Thursday April 11, 2013


Doctor Faustus -- There are two extant versions of Christopher Marlowe’s "Doctor Faustus," the first considerably shorter than the other. The directors of the restored Globe Theatre decided to do the longer one (playing time 147 minutes), and one wonders if they made a wise choice.

One can judge by viewing the Kultur two-disc release of the play, which demonstrates that if Marlowe wrote every line of the text he simply did not know how to develop the action.

The beginning, in which Faustus (Paul Hilton) rejects all knowledge and calls up spirits, leading to his blood pact with Mephistopheles (Arthur Darvill), is quite powerful. The ending in which he is dragged to hell is nearly overwhelming. But the play sags badly in between.

First, Faustus wastes all his opportunities in playing silly jokes on other characters, including the Pope. Then again, the comic scenes are frequent, overlong and mostly unfunny. (And yet there are those who believe that Marlowe wrote Shakespeare’s plays.) But mistake me not. This production of the play as such is excellent.

The special effects and diabolical costuming are very good, and Hilton and Darvill work well together. With very few exceptions, the lines are read by one and all with great clarity -- but how I wish Kultur could arrange to have the Globe people add subtitles. It is now and then something of a strain to follow the dialogue.

Drama departments and anybody interested in Elizabethan drama as well as versions of the Faust legend will find this "Doctor Faustus" a must.

Much Ado About Nothing -- The Globe Theatre on Screen series on Kultur DVDs is increased by a pretty good "Much Ado About Nothing," one of Shakespeare’s happier comedies. I say "pretty good" rather than "excellent" because of two serious flaws.

When a certain British actor played on television the title role in "Hamlet," I had to wince at his chopped delivery of some of the most eloquent lines in all western theater. Charles Edwards, the Benedick of this production, is either allowed to or is actually directed to speak in that same modern manner that even in the prose passages takes all the beauty and wit out of the performance. He is good, he is lively, he is a crowd pleaser -- but Edwards must learn to speak the Shakespearean line and not try to be "modern."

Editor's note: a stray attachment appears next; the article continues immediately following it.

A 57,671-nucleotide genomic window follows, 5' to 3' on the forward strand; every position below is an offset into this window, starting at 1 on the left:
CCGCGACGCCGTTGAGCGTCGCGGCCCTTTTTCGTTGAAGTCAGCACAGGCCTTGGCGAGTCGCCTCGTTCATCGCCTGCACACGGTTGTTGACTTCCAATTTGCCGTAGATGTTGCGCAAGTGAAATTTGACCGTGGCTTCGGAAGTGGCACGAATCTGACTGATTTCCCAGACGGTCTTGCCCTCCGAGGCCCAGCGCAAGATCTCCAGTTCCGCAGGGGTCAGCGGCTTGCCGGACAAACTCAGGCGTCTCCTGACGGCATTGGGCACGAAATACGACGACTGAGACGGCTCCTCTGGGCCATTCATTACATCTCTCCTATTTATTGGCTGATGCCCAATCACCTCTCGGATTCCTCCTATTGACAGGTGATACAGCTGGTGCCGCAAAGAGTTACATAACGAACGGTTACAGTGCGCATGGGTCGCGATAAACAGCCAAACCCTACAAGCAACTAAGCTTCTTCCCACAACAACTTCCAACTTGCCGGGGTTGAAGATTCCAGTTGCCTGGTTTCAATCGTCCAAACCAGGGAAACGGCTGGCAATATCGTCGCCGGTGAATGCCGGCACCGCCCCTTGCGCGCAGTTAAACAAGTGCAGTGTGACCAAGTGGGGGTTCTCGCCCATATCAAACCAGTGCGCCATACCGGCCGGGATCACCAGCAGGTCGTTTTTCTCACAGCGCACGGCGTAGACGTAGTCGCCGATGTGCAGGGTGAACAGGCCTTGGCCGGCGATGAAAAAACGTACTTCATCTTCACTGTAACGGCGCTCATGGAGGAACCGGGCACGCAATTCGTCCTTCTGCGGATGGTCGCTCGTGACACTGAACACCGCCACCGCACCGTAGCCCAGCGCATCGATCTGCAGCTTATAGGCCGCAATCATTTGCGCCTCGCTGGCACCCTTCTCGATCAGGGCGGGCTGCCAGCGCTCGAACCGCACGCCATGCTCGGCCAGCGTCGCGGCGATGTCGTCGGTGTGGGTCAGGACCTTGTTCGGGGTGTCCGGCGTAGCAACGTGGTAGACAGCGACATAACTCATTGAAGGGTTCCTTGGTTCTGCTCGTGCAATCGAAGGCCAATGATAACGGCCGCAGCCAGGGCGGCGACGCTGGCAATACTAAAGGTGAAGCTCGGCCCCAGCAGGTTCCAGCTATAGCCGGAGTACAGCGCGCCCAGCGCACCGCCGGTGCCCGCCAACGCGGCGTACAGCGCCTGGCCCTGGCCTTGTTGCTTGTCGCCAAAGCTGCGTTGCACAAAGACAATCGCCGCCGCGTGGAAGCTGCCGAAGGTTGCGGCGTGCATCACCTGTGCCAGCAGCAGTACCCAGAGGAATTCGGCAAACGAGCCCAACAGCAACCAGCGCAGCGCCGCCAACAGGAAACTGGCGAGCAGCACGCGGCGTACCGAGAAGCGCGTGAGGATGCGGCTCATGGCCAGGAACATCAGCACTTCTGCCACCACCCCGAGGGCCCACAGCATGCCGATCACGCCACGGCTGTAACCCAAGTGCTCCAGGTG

The other serious fault is treating the comic City Watch as cartoon characters and not simple people who do not know how funny they are. Paul Hunter, who plays their leader Dogberry, has been directed to throw in a grunt and an abrupt body motion every five lines or so. It is not funny the first time nor any of the several other times. And that goes for a good deal of the "humor" the Director thought fit to give this group to pad out the second part of the production.

Eve Best might look a little too old for Beatrice, who always is dressed casually, just on the safe side of sloppiness, perhaps to show her independence and lack of any thoughts of attracting a man. Best is a fine actress and succeeds, I believe, where younger and more attractive actresses have not.

The energy in the first part of the production is palpable; the serious moments in the second part never seem too serious (for we at least know what some of the characters on stage do not); and the denouement at the very end is done with good timing. The jig at the end is a little too modern for my taste, as is the guitar used in the scene in which Benedict is duped into thinking Beatrice is ... No, no spoilers for those who do not know the plot.

And when a shaved Benedick refers to a fully bearded Claudio (Philip Cumbus) as "beardless," someone in makeup should have taken notice!

The racial intermixing among the cast is done with taste so both Hero (Ony Uhiara) and her father Leonato (Joseph Marcell) are of the same ethnicity. Finally, the icily evil Don John is well played by Matthew Pidgeon.

And the rain did not dampen the audience’s enthusiasm! (But why did they choose to film on a rainy day at all?

The running time of the two-DVDs is 166 minutes and the picture is in widescreen. Alas, no subtitles.

Frank Behrens reports on classical and Broadway music as well as recordings of books and plays for the Arts & Entertainment section.


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